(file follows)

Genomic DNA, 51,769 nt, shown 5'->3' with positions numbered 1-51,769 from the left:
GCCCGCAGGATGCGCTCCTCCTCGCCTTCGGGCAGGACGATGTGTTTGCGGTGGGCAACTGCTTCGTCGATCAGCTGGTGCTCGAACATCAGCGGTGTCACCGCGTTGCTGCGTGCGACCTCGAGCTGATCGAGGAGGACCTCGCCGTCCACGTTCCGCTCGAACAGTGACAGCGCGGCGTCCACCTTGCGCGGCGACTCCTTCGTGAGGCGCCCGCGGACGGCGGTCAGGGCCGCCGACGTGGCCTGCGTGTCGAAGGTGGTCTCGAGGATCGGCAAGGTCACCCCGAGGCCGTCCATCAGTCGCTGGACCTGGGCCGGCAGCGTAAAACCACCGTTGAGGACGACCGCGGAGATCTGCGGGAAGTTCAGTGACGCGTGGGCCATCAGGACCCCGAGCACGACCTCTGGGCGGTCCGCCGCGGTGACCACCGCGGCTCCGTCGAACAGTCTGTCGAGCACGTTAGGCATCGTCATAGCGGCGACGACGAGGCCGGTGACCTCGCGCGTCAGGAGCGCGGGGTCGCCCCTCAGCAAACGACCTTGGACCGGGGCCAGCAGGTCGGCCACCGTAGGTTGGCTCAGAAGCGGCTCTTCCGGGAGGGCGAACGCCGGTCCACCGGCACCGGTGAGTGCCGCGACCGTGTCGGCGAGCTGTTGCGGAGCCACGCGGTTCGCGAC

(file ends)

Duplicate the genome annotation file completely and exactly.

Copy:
Genomic DNA, 51,769 nt, shown 5'->3' with positions numbered 1-51,769 from the left:
GCCCGCAGGATGCGCTCCTCCTCGCCTTCGGGCAGGACGATGTGTTTGCGGTGGGCAACTGCTTCGTCGATCAGCTGGTGCTCGAACATCAGCGGTGTCACCGCGTTGCTGCGTGCGACCTCGAGCTGATCGAGGAGGACCTCGCCGTCCACGTTCCGCTCGAACAGTGACAGCGCGGCGTCCACCTTGCGCGGCGACTCCTTCGTGAGGCGCCCGCGGACGGCGGTCAGGGCCGCCGACGTGGCCTGCGTGTCGAAGGTGGTCTCGAGGATCGGCAAGGTCACCCCGAGGCCGTCCATCAGTCGCTGGACCTGGGCCGGCAGCGTAAAACCACCGTTGAGGACGACCGCGGAGATCTGCGGGAAGTTCAGTGACGCGTGGGCCATCAGGACCCCGAGCACGACCTCTGGGCGGTCCGCCGCGGTGACCACCGCGGCTCCGTCGAACAGTCTGTCGAGCACGTTAGGCATCGTCATAGCGGCGACGACGAGGCCGGTGACCTCGCGCGTCAGGAGCGCGGGGTCGCCCCTCAGCAAACGACCTTGGACCGGGGCCAGCAGGTCGGCCACCGTAGGTTGGCTCAGAAGCGGCTCTTCCGGGAGGGCGAACGCCGGTCCACCGGCACCGGTGAGTGCCGCGACCGTGTCGGCGAGCTGTTGCGGAGCCACGCGGTTCGCGAC